The perception of performance is key.

Device fragmentation complicates content delivery

Consumers access content from over 24,000 different types of devices a day: a number that will continue to increase in the coming years. The wide variance of mobile device capabilities poses additional complications to mobile delivery.

The sheer number of mobile browsers available further compounds the device diversity challenge. In addition to the “big four” browsers (Chrome, Safari, Firefox, and Internet Explorer), users access content from over 10 other browsers, each with its own version and feature set.

Along with developing and optimizing for different operating systems, a lot of attention needs to be invested in securing full app functionality and performance on various device models and specifications.

Processing capabilities, storage capacity, battery, screen resolutions are all factors that need to be considered and tested for best app performance on different devices. The more you test and adapt to different models specifications the more likely is that your app will succeed for different user profiles. The need for cross-device testing is more pronounced within the Android ecosystem. To ensure high end performance and great device coverage consider these few tips:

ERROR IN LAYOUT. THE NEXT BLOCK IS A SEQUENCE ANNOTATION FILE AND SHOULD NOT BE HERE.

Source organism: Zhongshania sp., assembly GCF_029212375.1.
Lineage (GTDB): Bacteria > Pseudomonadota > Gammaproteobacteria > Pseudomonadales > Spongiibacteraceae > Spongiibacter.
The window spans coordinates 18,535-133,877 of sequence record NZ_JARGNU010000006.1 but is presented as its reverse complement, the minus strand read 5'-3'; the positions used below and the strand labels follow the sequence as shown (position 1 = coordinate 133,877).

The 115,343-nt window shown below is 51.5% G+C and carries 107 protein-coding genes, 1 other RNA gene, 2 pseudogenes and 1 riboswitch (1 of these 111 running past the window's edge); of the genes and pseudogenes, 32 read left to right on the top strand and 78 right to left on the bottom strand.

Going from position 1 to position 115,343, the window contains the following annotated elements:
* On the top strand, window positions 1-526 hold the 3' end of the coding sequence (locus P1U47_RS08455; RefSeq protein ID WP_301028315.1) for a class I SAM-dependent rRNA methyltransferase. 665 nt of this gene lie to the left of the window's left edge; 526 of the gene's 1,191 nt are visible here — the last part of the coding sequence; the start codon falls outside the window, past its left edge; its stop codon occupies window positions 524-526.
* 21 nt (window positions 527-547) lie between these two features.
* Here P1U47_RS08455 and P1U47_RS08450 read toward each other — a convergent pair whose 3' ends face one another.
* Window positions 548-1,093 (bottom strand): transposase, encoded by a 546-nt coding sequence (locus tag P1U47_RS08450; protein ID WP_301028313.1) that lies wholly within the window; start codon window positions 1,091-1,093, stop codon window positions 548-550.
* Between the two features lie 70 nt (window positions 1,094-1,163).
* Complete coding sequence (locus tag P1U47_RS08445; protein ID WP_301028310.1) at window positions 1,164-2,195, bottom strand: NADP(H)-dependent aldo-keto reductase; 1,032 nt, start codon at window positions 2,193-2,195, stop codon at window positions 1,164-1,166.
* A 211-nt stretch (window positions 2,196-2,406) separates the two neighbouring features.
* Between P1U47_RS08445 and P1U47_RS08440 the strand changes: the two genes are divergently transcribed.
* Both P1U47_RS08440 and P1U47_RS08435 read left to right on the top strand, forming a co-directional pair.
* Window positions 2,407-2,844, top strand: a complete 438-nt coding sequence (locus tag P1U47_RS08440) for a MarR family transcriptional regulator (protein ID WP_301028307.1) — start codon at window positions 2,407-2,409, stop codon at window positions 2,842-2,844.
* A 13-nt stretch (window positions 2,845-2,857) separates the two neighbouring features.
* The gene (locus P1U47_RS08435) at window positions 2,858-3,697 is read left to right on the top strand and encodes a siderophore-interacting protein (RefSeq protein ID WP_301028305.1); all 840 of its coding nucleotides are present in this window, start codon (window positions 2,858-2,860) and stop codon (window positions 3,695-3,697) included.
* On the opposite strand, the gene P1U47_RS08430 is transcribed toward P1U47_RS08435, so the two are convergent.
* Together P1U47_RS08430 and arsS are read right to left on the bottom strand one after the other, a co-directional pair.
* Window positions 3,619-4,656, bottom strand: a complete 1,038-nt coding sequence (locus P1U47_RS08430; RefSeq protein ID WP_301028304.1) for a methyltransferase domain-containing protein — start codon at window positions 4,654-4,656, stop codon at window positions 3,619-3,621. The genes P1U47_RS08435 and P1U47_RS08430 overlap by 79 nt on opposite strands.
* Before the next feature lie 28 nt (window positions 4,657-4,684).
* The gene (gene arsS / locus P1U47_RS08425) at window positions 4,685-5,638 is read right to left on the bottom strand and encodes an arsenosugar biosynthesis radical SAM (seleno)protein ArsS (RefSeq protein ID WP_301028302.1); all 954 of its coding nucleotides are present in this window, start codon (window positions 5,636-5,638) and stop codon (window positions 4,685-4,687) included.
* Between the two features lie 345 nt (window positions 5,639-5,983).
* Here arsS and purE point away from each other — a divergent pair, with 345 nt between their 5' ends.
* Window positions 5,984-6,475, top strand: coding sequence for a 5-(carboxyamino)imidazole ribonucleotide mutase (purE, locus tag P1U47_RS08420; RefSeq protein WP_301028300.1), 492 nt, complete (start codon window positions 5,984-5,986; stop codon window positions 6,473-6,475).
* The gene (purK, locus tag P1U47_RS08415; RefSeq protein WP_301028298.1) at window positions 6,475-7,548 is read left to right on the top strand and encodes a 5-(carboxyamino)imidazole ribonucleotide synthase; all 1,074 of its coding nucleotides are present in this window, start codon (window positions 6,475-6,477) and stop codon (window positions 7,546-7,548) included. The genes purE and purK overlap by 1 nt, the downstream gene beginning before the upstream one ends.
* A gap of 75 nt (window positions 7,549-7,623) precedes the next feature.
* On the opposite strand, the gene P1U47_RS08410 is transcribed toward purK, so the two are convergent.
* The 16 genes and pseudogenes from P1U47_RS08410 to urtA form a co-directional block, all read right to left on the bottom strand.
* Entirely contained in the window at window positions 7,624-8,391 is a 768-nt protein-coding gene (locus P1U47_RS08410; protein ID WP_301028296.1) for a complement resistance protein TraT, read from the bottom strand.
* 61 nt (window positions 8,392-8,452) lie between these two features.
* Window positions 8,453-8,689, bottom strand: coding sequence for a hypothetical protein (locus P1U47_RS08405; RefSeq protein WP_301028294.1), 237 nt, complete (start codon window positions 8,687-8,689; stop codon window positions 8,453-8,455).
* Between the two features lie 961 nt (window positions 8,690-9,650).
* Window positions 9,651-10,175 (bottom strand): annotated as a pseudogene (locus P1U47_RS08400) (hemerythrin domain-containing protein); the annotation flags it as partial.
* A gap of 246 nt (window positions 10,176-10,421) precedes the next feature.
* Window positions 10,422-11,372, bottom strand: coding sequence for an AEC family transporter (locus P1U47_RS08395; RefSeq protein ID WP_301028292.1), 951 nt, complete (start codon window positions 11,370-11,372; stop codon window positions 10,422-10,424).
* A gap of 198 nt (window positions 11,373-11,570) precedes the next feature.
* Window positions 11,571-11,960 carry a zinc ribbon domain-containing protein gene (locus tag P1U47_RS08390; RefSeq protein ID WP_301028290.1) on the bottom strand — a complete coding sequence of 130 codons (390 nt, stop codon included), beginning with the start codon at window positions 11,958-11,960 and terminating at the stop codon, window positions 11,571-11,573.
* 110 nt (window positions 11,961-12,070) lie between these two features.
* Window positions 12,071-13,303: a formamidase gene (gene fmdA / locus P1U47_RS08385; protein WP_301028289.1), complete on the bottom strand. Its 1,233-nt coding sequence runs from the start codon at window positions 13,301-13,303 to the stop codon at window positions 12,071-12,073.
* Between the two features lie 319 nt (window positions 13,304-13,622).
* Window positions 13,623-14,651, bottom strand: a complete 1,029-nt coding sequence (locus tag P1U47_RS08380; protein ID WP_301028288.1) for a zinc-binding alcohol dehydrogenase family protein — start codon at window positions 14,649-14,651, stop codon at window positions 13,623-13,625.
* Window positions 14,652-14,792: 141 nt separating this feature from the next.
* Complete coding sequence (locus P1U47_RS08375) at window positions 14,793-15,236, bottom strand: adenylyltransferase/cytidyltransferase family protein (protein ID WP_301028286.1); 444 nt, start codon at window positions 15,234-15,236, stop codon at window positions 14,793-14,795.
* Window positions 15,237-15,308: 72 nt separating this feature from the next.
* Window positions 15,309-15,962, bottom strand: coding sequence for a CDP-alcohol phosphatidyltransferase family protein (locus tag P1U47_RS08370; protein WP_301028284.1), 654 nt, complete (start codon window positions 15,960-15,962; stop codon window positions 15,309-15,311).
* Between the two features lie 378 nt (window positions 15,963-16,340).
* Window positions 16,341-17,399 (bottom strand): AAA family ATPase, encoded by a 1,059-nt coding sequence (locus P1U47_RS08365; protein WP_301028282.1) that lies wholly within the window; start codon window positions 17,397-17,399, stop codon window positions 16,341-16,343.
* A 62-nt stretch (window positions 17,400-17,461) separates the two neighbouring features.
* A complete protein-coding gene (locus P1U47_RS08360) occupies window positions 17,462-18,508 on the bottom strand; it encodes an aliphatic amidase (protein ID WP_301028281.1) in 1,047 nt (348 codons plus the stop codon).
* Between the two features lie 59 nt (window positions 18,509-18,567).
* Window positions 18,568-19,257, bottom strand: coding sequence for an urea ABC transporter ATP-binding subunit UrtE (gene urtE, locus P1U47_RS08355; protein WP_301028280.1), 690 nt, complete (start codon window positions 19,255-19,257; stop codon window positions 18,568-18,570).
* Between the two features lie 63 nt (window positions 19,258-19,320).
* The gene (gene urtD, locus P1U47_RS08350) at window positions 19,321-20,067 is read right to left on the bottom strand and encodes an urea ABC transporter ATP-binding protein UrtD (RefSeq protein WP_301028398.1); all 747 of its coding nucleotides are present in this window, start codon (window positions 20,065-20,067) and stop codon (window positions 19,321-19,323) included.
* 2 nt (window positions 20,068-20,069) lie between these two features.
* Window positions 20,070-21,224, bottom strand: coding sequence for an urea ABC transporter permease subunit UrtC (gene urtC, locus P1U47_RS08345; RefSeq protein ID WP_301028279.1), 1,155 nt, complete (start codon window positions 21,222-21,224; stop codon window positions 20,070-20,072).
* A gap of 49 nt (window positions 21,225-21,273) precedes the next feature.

• Use string resources to support different languages
  • Create multiple layouts to cover different sizes and resolutions (and keep it responsive)
  • Schedule and execute downloads using caching, polling and prefetching to avoid rapid battery drain on weaker/older devices


To capitalize on the mobile opportunity, businesses must deliver high-quality site and app experiences that consistently meet or exceed the levels of performance and responsiveness end users expect.

Fortunately, organizations no longer need to settle for mobile experiences that leave end users dissatisfied.

If you have any questions about how to effectively improve your mobile app performance, or how to implement a mobile content delivery network (CDN) and reduce costs, contact us today to help you out with your performance and security needs.